[Greenbuilding] Ductless Heat Pump Performance - November 2011

Richard Garbary richard6 at gmail.com
Sun Dec 4 11:09:29 PST 2011


Paul:

Thanks for the details. So, when the temperature drops a  degree or two you
only have an incremental (tiny) increase in power consumption. The
implications are huge. If more homes installed these ductless units* with
inverter technology* ( Nova Scotia is ideal with average winter
temperatures of -3 degrees) the utility wouldn't have to do massive
ramp-ups trying to cope with thousands of baseboards simultaneously
demanding 1,500 kw - 4,500kw or oil furnace burners demanding 1.5 - 5 amps
when the temperature drops. Also, many don't factor the electrical input of
burner motors and distribution fans ( many running 24/7 through
non-insulated leaky ducts in crawl spaces, garages and attics) when costing
out their gas and oil central heating systems. The fact that one appliance
is providing heating and air conditioning is very appealing.

Very impressive.

Richard




==========================================================================================================
On Sat, Dec 3, 2011 at 11:12 PM, Paul Eldridge <
paul.eldridge at ns.sympatico.ca> wrote:

> Hi Richard,
>
> I took a quick peek at our power monitors and the upper and lower level
> units are currently drawing 327 and 252-watts respectively, for a grand
> total of 579-watts.  At the moment, the outside temperature is holding
> steady at 1°C and the indoor set temperature is 20°C.
>
> If the house is at its set temperature and one of the heat pumps can no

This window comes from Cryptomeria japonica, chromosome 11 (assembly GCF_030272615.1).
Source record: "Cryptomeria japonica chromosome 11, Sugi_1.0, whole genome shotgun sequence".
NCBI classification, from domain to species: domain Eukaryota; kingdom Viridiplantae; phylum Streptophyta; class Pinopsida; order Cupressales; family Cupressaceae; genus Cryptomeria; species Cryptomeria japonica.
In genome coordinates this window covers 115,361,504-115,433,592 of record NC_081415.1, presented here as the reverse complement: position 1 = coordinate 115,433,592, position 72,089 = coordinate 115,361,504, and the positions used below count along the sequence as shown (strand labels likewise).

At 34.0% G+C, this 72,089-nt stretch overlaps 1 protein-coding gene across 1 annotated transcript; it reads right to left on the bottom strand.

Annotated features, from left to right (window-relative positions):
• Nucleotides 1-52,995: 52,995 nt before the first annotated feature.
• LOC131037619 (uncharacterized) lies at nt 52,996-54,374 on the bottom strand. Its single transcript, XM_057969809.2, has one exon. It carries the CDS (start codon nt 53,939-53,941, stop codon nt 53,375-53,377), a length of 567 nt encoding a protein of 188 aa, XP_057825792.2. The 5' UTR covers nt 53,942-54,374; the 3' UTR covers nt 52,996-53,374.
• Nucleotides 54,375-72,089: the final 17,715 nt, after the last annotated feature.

> longer supply additional heat without overshooting this setting, the
> circulation fan runs at very low speed and power consumption falls to about
> 25-watts.  When a small amount of heat is required, they typically draw in
> the order of 235-watts and if you force one into "turbo mode" it can pull
> upwards of 1,550-watts, for a maximum of fifteen minutes at one time.  A
> couple of weeks ago when temperatures dipped to -6°C and winds were brisk,
> the upper level unit was drawing anywhere from 750 to 900-watts.  Still,
> compared to electric resistance heat, that's less than what would be needed
> to operate a single 4-foot strip.
>
> Bullfrog is great.  I had originally subscribed to Nova Scotia Power's
> "Green Power" plan but it was later withdrawn by the utility (I think I was
> one of only thirty customers in the province to do so).  Shortly
> thereafter, Bullfrog expanded into the Maritimes and I signed up
> immediately.
>
> Regards,
> Paul
>
>  Paul:
>>
>> The running amps for that model are impressive: 2.5 - 11.7 amps. Oil
>> furnace burners alone run between 1.5 - 5 amps! Heat pumps with inverter
>> technology make this a truly compelling and curve flattening solution.
>> .250
>> kwh per unit on a mild winter day is remarkable.
>>
>> Running Amps Cooling: 10.9 (2.5~10.9)
>> Heating: 11.7 (2.5~11.7)
>>
>> Power Input (W)Cooling: 1,090 (250~1,090)
>> Heating: 1,165 (250~1,165)
>>
>> We have a few townhouse owners on our street with ductless systems for air
>> conditioning but I don't think they have heating capabilities. And these
>> townhouses are baseboard electric. I'll have to check into this. Nice to
>> see Bullfrog getting your business and not Reddy Kilowatt!
>>
>> Richard
>>
>
>
>
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